(Reuters) – European equities could see a drop between 6.4% and 8.5% in earnings per share this year compared to consensus estimates of a rise of more than 11%, HSBC said on Tuesday, as investors worry over the chances of tighter monetary policy and slowing growth.
As economies battle with record-high inflation, investors fear that major central banks could further raise interest rates to tackle it, potentially setting off a recession.
The pan-European STOXX 600 is down 14.16% so far this year, while the FTSE 100 index has fallen 0.4%.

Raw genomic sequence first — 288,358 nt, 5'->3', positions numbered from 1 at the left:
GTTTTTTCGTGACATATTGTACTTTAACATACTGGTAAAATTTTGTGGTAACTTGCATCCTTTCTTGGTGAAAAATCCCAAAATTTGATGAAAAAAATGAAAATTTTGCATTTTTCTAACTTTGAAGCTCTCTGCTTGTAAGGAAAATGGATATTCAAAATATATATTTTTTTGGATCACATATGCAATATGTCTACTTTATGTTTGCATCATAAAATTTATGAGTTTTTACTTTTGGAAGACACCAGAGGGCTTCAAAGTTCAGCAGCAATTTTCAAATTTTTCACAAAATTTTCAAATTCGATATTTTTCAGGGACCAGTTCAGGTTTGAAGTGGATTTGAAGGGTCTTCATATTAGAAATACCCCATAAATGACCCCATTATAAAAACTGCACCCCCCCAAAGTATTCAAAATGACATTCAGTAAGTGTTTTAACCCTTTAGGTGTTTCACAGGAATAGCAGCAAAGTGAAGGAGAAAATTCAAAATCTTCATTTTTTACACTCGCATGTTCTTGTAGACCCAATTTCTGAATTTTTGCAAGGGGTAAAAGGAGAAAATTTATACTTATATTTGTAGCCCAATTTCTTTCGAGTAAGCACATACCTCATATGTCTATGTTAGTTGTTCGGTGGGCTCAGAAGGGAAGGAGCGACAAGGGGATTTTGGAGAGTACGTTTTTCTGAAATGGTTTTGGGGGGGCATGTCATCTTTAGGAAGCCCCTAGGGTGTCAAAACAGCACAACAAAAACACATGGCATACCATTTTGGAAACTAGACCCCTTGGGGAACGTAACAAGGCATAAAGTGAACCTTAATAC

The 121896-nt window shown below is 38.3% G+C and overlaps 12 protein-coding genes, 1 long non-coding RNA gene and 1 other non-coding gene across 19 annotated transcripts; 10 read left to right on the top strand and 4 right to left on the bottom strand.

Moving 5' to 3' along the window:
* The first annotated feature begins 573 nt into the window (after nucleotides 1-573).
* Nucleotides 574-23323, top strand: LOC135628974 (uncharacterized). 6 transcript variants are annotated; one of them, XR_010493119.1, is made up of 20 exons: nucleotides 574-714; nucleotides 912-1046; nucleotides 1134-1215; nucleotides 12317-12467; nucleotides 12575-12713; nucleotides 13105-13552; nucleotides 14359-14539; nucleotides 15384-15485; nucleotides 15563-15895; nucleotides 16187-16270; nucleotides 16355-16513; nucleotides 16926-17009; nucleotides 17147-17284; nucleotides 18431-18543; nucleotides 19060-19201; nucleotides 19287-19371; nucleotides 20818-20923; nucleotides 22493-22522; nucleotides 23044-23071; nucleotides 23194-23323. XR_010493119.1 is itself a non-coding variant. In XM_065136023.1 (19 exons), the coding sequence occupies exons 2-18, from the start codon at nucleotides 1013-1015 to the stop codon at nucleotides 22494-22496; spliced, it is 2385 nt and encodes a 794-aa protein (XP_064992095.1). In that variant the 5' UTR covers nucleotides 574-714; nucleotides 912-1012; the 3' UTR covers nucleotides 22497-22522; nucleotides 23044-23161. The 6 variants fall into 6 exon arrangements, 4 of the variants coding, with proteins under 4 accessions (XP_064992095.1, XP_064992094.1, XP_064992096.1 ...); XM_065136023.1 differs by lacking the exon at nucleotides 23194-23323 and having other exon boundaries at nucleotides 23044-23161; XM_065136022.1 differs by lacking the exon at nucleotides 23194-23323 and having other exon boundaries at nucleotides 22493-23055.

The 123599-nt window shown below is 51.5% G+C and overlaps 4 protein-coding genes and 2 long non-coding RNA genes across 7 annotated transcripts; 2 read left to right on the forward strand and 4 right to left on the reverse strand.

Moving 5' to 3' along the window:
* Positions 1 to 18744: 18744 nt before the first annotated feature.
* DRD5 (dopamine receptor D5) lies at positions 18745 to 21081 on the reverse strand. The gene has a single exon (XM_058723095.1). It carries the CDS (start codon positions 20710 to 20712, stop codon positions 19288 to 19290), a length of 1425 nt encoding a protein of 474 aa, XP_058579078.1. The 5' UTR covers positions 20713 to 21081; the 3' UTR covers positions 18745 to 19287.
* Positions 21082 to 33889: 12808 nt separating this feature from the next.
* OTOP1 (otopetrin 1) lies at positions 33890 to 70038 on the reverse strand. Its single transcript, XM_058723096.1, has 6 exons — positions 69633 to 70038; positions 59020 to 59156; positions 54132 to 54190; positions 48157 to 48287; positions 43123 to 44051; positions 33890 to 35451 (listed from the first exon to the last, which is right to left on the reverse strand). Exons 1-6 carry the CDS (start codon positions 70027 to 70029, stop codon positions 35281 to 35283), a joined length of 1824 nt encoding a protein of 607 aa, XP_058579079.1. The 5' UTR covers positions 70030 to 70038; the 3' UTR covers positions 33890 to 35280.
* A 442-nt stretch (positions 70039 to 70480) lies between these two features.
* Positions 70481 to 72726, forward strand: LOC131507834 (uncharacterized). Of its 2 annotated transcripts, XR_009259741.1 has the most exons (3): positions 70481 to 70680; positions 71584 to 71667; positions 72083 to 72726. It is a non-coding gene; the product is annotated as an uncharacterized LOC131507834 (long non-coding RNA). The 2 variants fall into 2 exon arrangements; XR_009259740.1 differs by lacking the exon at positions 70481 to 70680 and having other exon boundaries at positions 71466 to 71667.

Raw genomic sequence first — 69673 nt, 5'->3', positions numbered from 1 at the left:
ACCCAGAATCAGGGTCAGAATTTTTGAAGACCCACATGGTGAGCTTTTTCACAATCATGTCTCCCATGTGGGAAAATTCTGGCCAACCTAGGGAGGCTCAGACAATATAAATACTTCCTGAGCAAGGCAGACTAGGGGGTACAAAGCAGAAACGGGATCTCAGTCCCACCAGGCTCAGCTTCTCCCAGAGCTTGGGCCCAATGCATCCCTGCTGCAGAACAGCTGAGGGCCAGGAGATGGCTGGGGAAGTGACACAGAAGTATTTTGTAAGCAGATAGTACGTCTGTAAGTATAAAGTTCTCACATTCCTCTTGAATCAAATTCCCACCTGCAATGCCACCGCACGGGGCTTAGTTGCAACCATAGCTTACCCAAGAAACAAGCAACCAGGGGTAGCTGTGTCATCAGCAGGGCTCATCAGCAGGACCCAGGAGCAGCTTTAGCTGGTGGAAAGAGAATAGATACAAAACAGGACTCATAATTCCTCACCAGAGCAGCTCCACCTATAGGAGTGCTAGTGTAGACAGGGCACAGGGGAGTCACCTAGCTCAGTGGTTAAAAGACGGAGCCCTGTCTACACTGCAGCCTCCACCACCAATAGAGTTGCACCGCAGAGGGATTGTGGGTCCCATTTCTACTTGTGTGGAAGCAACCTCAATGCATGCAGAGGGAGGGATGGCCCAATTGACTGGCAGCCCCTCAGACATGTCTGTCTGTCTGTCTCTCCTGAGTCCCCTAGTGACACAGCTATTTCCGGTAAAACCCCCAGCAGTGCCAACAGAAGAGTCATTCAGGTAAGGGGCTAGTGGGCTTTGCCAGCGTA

HSBC upgraded Spain to “overweight” from “underweight” given emerging signs of renewed investor interest in the market and downgraded Germany to “neutral” from “overweight” amid falling price momentum and a deteriorating consensus outlook.
Equity markets in the United States and Europe sold off sharply this month as inflation data came in higher than expected in both the economies. The brokerage termed the sell-off as “a watershed moment for investor sentiment.”
HSBC said the European Central Bank’s (ECB) approach to curb inflation is “more gradual and measured” monetary tightening compared to the U.S. Federal Reserve’s, and in turn is leading to a rise in fears that the ECB is still behind the curve in tackling inflation.
Among sectors, HSBC upgraded consumer staples and consumer discretionary and downgraded basic materials and real estate.
(Reporting by Siddarth S in Bengaluru; Editing by Maju Samuel)